Tiger Lodge Port Lympne Animal Reserve – Aspinall Foundation
UPDATE: Check out todays (21st August 2017) Metro Newspaper who have published my images!
I was looking forward to visiting Tiger Lodge, but I had no idea how much I would LOVE photographing these amazing animals.
We visited with the rhino’s first and I was able to feed the mumma rhino protein balls, fruit + veg. She was gorgeous and so gentle. All her teeth are at the back of her mouth so I was completely at ease feeding her. These beautiful animals emit a high pitched squeak – this is how they communicate, which was so adorable. The keeper was able to call another family of rhino’s down from the top of a huge enclosure, just by calling their names – goes to show how intelligent these rhinos are.
We also went out to meet Cillian the Giraffe. He came over very happily as soon as he heard a bucket of peanuts being shook – I can relate. We fed him leafy branches which he gladly took from us hanging out the side of the 4 x 4. I was in absolute awe of the graceful way he moved.
Tiger Lodge is stunning, the expensive decor is earthy, natural and personally chosen by Damien Aspinall, the owner of Port Lympne Animal Reserve. The large window looking out to the Siberian Tiger enclosure is the main feature of the room and we were all immediately drawn to it. Off to the left of the window we spotted one of the two tigers having a snooze in the grass. We later found out this was Tugar the male tiger. Ingrid the tigress was not to be seen yet. Though later that evening she made a dramatic entrance.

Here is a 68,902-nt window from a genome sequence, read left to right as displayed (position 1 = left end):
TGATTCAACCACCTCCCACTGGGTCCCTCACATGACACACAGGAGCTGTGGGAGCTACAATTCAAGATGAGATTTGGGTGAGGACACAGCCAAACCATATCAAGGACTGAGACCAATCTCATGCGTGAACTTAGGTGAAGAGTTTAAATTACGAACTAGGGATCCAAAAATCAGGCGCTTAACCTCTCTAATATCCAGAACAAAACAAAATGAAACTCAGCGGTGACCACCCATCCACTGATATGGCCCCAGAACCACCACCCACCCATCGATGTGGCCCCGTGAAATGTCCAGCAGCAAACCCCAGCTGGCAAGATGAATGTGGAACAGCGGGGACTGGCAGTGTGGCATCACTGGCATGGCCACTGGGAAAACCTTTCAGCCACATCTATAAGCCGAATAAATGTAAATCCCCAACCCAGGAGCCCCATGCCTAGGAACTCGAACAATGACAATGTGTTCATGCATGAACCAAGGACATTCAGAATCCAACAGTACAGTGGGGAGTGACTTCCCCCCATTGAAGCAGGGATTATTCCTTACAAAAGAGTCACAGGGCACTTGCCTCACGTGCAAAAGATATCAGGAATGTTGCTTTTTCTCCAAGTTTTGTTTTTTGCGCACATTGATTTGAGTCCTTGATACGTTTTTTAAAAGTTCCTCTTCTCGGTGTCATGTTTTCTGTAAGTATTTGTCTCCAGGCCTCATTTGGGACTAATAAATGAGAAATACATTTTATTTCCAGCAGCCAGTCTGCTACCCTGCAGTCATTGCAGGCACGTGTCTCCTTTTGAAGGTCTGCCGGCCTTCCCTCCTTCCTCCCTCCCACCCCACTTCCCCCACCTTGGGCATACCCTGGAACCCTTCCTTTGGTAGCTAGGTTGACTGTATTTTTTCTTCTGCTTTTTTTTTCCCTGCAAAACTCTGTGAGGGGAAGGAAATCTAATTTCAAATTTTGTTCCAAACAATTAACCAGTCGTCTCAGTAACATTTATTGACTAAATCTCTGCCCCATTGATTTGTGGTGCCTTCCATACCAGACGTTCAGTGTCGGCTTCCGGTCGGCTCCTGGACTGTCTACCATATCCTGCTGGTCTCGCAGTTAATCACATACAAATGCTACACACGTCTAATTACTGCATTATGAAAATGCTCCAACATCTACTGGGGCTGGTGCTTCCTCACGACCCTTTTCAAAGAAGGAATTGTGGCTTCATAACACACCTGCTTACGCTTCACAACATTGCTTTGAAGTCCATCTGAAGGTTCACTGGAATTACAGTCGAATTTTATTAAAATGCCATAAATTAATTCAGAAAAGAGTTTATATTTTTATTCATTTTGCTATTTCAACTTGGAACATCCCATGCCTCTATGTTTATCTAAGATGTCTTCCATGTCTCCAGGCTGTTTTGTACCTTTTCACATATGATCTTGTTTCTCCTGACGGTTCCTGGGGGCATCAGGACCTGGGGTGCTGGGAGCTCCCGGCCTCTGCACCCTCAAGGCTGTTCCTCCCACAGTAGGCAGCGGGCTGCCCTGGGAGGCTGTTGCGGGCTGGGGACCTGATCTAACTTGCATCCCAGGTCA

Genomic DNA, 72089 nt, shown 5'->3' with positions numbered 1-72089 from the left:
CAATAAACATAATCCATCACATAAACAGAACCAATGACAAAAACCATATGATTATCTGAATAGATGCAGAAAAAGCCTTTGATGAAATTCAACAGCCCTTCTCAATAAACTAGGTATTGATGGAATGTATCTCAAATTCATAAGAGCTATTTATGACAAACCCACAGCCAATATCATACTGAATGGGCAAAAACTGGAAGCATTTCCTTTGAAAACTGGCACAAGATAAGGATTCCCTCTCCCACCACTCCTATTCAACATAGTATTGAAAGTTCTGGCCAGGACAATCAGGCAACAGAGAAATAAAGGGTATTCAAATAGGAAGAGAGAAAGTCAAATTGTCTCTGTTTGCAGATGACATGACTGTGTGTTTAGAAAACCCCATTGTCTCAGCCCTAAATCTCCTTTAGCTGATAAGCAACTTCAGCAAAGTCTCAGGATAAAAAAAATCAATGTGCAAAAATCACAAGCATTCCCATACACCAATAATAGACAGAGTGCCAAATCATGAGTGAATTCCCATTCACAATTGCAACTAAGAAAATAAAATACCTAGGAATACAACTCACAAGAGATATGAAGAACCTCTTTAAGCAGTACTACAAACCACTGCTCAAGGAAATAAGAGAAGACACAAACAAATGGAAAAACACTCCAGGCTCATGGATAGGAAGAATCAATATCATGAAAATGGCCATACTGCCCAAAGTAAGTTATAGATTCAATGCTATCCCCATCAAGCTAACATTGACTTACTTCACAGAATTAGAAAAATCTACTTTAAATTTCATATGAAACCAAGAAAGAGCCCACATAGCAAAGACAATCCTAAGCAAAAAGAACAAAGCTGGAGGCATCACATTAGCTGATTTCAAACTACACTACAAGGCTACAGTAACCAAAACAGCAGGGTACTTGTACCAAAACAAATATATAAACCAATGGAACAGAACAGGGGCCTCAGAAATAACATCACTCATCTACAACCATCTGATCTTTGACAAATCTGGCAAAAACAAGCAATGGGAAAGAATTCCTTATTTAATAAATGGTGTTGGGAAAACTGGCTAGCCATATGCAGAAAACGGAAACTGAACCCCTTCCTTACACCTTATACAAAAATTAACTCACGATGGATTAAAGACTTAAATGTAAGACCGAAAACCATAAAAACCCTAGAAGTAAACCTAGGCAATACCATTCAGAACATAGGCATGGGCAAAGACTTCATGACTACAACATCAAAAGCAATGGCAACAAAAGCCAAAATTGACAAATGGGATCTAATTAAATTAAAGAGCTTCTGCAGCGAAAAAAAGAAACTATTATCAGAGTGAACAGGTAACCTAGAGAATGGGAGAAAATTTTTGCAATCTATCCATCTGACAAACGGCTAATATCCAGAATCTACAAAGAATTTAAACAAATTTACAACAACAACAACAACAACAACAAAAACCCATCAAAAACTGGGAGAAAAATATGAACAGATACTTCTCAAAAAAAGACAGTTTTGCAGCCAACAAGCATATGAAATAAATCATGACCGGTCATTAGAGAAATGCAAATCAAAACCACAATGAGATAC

After an amazing meal in the pizza restaurant, Babydolls (named after the oldest Gorilla at the animal reserve) we returned to the lodge to find Tugar sitting right outside the bedroom window. Though he had his back to us he was an impressive beast. Suddenly, my daughter, Lena spotted Ingrid the female, who stalked straight up to Tugar (affectionally nicknamed Tugs) and promptly lashed out with her front paw. Tugar avoided the blow and Ingrid stalked off. It was a little scary and we wondered why she was not happy with him. We later found out that she had a bad tooth and had been quite short tempered with him lately. Girl, I feel you, toothache is no fun.
Tugar and Ingrid have actually been together for many years and have had cubs together. Cubs Roza and Zaria were moved to another collection to ensure the survival of their species and promote breeding.
The next morning one of the keepers came to see us and I watched as Ingrid ran towards the glass and peered in to find him. She tracks him as she knows he brings her food. Both tigers then spent a long time right in front of us, and we were able to take some beautiful photo’s of them. It seems they had made up after their disagreement from the night before and I captured them affectionately rubbing their faces together.
I was not sure how I felt about watching animals in captivity. I expressed this to one of the keepers who agreed she used to feel the same. The majority of the animals at the Aspinall foundation are endangered, it is vital to their survival that these animals breed pairs that are good genetically, because they want to keep as many genes going as possible. Reassuringly the enclosures I saw were huge, Port Lympne is a 600 acre site.
Do not hesitate to go and visit this amazing animal reserve, you will not regret it. Here are a few (!) of the photo’s I took. I hope you enjoy them.
To see all the photo’s head over to my Facebook page.